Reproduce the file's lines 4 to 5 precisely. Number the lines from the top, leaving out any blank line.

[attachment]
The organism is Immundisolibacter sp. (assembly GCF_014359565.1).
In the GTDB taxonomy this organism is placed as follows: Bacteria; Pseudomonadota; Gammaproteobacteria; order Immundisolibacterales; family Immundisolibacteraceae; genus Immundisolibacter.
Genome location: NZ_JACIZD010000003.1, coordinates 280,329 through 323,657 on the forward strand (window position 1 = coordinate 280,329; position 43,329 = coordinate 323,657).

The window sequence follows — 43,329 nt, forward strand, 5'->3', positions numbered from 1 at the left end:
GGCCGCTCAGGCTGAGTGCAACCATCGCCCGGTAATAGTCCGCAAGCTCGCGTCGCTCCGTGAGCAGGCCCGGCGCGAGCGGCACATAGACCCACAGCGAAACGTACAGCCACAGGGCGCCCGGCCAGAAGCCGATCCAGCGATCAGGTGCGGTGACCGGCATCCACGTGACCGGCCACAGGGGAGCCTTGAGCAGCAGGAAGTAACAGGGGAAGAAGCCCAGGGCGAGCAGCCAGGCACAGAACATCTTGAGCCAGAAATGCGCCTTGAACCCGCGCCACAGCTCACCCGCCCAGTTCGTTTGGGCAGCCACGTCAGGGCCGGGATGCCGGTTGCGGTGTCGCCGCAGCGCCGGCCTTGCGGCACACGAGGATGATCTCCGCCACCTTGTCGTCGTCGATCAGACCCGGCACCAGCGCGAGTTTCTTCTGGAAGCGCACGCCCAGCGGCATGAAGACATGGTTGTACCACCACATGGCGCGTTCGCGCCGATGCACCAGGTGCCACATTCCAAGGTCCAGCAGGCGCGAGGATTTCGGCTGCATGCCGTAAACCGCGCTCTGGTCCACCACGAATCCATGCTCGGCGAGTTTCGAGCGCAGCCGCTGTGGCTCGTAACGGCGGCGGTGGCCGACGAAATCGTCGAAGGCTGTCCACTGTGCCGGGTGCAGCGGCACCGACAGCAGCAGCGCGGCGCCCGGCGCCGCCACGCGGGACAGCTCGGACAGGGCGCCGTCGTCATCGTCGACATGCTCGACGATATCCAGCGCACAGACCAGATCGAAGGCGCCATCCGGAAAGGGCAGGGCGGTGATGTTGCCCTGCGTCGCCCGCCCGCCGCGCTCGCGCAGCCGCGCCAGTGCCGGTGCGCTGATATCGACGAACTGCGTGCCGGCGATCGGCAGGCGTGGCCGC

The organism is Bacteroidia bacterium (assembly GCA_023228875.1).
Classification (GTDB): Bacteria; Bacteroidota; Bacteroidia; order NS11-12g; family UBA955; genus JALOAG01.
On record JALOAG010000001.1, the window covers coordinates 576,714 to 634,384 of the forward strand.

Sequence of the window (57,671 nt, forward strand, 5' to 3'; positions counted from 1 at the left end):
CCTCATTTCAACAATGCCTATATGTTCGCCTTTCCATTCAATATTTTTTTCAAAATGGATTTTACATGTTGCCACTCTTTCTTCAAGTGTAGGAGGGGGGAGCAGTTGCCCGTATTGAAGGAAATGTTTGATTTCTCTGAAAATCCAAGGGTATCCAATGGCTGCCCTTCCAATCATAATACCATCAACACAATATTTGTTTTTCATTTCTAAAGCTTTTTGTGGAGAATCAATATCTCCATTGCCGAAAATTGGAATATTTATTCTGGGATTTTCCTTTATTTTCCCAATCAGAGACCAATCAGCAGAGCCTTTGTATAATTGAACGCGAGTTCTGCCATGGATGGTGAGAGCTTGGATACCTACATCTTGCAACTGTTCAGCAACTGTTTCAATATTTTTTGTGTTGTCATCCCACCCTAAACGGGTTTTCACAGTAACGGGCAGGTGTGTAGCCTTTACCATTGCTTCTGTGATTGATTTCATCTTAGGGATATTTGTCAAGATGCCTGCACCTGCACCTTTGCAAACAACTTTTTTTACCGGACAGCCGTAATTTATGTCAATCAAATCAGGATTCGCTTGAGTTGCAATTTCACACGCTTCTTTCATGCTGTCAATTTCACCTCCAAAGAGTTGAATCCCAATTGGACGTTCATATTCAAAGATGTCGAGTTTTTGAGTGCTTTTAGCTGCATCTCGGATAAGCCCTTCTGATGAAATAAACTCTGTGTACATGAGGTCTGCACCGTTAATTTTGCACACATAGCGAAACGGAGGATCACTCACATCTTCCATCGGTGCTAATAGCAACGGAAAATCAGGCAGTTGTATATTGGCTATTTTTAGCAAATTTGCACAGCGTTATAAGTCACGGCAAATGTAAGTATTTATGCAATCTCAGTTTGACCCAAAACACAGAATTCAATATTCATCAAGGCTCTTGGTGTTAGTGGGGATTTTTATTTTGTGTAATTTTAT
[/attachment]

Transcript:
The window sequence follows — 43,329 nt, forward strand, 5'->3', positions numbered from 1 at the left end:
GGCCGCTCAGGCTGAGTGCAACCATCGCCCGGTAATAGTCCGCAAGCTCGCGTCGCTCCGTGAGCAGGCCCGGCGCGAGCGGCACATAGACCCACAGCGAAACGTACAGCCACAGGGCGCCCGGCCAGAAGCCGATCCAGCGATCAGGTGCGGTGACCGGCATCCACGTGACCGGCCACAGGGGAGCCTTGAGCAGCAGGAAGTAACAGGGGAAGAAGCCCAGGGCGAGCAGCCAGGCACAGAACATCTTGAGCCAGAAATGCGCCTTGAACCCGCGCCACAGCTCACCCGCCCAGTTCGTTTGGGCAGCCACGTCAGGGCCGGGATGCCGGTTGCGGTGTCGCCGCAGCGCCGGCCTTGCGGCACACGAGGATGATCTCCGCCACCTTGTCGTCGTCGATCAGACCCGGCACCAGCGCGAGTTTCTTCTGGAAGCGCACGCCCAGCGGCATGAAGACATGGTTGTACCACCACATGGCGCGTTCGCGCCGATGCACCAGGTGCCACATTCCAAGGTCCAGCAGGCGCGAGGATTTCGGCTGCATGCCGTAAACCGCGCTCTGGTCCACCACGAATCCATGCTCGGCGAGTTTCGAGCGCAGCCGCTGTGGCTCGTAACGGCGGCGGTGGCCGACGAAATCGTCGAAGGCTGTCCACTGTGCCGGGTGCAGCGGCACCGACAGCAGCAGCGCGGCGCCCGGCGCCGCCACGCGGGACAGCTCGGACAGGGCGCCGTCGTCATCGTCGACATGCTCGACGATATCCAGCGCACAGACCAGATCGAAGGCGCCATCCGGAAAGGGCAGGGCGGTGATGTTGCCCTGCGTCGCCCGCCCGCCGCGCTCGCGCAGCCGCGCCAGTGCCGGTGCGCTGATATCGACGAACTGCGTGCCGGCGATCGGCAGGCGTGGCCGC